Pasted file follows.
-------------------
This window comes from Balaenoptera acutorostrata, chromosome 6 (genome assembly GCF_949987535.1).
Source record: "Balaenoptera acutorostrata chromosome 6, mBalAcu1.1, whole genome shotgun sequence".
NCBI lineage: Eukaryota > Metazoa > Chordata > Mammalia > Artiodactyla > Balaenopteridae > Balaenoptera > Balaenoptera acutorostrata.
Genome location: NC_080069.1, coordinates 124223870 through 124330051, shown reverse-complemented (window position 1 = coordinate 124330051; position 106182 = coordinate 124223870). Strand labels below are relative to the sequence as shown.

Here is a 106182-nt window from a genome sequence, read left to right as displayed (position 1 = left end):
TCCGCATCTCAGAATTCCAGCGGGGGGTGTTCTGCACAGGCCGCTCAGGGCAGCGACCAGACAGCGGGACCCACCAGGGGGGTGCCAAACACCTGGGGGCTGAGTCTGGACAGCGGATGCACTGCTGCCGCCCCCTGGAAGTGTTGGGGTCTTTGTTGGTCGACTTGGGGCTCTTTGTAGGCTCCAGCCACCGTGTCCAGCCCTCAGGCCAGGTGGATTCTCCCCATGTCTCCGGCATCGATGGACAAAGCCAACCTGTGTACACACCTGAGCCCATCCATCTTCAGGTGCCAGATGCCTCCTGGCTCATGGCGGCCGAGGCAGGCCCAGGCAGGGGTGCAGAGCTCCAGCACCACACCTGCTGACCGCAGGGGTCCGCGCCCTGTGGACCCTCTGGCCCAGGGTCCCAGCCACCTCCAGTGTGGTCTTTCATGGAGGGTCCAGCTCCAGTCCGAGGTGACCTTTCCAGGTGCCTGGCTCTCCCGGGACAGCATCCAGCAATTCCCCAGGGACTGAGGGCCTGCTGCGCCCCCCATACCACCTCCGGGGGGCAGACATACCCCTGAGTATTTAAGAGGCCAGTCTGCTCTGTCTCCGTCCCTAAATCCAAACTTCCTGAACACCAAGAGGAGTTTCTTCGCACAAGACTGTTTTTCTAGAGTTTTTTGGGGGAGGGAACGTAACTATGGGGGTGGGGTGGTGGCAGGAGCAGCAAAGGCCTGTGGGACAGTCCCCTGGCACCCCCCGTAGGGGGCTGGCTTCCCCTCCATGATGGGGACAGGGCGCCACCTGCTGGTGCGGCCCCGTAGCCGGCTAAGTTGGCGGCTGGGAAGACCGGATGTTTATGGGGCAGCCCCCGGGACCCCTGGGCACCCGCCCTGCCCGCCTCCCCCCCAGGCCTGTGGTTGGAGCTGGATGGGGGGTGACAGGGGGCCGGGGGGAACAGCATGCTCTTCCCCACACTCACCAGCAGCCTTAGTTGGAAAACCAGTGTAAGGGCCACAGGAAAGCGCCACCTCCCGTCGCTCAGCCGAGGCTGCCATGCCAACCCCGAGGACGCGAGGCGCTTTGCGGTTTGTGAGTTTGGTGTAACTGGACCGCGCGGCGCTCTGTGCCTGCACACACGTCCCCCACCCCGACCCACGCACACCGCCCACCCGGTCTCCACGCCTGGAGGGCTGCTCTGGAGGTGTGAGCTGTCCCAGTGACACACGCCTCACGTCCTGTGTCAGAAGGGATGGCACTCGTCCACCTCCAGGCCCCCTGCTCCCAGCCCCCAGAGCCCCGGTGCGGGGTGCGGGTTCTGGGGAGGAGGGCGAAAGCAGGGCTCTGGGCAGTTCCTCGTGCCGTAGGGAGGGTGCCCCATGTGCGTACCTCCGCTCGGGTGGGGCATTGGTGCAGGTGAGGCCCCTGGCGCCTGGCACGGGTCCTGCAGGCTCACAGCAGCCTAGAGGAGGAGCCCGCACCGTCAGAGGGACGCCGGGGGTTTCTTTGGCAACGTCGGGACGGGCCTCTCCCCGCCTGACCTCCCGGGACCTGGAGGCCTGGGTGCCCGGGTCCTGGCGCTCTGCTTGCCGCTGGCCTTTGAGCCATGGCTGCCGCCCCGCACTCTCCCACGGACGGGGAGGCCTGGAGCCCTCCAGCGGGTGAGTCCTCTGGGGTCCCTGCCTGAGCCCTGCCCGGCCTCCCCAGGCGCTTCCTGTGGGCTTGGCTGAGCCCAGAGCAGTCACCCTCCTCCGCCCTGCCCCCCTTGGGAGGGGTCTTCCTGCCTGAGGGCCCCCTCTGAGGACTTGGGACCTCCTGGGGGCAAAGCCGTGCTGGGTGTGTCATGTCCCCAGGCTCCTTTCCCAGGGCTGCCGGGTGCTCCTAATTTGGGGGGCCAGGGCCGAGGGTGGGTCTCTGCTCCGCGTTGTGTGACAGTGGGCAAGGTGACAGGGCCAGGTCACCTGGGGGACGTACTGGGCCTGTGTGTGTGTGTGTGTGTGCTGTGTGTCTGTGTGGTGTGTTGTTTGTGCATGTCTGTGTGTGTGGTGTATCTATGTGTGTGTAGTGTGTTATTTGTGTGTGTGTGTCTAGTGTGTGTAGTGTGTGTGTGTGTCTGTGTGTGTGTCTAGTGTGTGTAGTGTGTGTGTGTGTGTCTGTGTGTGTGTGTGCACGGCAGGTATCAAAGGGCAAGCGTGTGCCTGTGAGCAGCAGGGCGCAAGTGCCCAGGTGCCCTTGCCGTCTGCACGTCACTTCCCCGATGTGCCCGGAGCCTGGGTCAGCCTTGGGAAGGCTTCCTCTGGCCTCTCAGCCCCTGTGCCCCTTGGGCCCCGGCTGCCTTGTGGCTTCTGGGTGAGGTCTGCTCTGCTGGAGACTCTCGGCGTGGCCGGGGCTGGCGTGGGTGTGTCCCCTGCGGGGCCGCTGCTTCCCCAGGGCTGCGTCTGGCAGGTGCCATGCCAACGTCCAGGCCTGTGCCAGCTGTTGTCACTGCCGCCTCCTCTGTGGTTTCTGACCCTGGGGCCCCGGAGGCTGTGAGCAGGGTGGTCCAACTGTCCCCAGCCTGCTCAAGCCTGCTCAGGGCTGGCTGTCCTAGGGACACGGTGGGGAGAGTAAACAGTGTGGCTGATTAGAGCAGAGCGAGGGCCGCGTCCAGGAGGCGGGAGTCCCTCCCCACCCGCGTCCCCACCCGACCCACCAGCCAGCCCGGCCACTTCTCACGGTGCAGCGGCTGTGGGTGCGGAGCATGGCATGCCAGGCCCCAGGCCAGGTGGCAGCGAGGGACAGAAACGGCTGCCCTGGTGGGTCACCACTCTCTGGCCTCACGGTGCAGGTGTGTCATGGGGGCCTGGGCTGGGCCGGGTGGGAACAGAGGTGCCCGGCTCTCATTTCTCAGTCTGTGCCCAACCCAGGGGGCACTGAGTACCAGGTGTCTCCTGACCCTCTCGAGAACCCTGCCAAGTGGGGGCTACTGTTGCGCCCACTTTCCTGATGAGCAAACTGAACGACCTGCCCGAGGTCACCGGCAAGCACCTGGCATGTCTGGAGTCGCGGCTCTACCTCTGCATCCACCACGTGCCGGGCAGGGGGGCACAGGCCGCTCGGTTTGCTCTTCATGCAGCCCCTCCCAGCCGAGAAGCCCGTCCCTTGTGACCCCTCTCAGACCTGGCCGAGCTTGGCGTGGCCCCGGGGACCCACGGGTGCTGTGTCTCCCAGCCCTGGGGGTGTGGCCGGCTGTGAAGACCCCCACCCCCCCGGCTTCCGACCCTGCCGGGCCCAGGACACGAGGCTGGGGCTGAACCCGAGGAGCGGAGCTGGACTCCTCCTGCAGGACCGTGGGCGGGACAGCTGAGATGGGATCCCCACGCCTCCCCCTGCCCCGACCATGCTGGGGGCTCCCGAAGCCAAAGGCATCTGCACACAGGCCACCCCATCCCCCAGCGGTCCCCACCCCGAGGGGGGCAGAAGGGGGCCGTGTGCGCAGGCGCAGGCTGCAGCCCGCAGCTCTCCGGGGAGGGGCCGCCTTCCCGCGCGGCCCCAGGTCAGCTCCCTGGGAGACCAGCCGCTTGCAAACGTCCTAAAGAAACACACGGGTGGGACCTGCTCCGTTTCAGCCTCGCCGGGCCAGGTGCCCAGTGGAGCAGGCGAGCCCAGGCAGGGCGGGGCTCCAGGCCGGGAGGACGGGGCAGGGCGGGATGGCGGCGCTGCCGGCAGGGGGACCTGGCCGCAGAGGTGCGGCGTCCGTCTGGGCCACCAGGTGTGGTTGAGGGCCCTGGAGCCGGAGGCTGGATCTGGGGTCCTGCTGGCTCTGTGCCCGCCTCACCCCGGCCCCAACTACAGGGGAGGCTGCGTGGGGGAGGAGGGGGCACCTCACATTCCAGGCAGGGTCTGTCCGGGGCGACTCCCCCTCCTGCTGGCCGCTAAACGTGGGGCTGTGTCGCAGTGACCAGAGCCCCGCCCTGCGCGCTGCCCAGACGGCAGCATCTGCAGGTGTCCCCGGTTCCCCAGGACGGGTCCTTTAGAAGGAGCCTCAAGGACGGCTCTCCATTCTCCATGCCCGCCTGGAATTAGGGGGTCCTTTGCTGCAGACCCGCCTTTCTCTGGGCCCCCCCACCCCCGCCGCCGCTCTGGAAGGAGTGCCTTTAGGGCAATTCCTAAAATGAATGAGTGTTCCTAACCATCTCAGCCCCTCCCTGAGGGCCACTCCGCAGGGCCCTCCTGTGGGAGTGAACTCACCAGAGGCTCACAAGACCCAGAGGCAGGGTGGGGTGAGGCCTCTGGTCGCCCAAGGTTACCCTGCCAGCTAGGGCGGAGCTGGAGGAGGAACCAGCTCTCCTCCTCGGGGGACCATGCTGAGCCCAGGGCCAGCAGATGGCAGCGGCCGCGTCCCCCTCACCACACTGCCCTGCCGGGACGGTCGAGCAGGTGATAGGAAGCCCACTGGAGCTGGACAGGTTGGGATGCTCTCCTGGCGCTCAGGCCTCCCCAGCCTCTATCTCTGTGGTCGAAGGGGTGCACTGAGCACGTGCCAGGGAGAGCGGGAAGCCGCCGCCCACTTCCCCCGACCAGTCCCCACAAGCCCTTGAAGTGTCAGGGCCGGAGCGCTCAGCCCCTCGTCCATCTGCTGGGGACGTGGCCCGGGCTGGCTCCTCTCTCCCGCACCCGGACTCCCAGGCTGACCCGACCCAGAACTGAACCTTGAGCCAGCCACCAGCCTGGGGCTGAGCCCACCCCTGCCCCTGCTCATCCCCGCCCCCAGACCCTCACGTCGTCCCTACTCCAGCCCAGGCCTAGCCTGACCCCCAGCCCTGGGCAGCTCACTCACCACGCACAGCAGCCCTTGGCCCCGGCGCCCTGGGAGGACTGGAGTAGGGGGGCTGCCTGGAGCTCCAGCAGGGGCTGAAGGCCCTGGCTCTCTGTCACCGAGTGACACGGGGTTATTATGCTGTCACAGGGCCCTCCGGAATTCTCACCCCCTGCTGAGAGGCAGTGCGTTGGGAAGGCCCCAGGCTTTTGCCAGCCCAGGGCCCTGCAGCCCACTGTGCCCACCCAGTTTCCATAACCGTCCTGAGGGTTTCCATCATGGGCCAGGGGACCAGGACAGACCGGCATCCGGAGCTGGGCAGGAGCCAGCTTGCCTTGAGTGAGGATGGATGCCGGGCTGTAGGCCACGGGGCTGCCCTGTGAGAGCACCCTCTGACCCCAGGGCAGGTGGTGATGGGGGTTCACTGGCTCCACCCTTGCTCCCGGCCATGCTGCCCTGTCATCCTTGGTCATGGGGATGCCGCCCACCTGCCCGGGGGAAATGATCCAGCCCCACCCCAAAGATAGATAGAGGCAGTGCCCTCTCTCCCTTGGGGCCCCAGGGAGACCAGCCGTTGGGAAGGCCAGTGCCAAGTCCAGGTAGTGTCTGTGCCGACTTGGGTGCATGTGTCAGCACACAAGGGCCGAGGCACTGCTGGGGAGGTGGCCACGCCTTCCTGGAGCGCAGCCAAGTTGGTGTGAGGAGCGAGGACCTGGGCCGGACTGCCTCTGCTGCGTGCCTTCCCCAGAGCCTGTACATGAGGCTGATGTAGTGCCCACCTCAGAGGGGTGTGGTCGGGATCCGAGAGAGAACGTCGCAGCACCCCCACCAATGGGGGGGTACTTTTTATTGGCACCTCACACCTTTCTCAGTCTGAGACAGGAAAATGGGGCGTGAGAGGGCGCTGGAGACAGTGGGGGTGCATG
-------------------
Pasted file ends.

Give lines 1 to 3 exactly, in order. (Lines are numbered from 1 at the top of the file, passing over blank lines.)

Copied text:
This window comes from Balaenoptera acutorostrata, chromosome 6 (genome assembly GCF_949987535.1).
Source record: "Balaenoptera acutorostrata chromosome 6, mBalAcu1.1, whole genome shotgun sequence".
NCBI lineage: Eukaryota > Metazoa > Chordata > Mammalia > Artiodactyla > Balaenopteridae > Balaenoptera > Balaenoptera acutorostrata.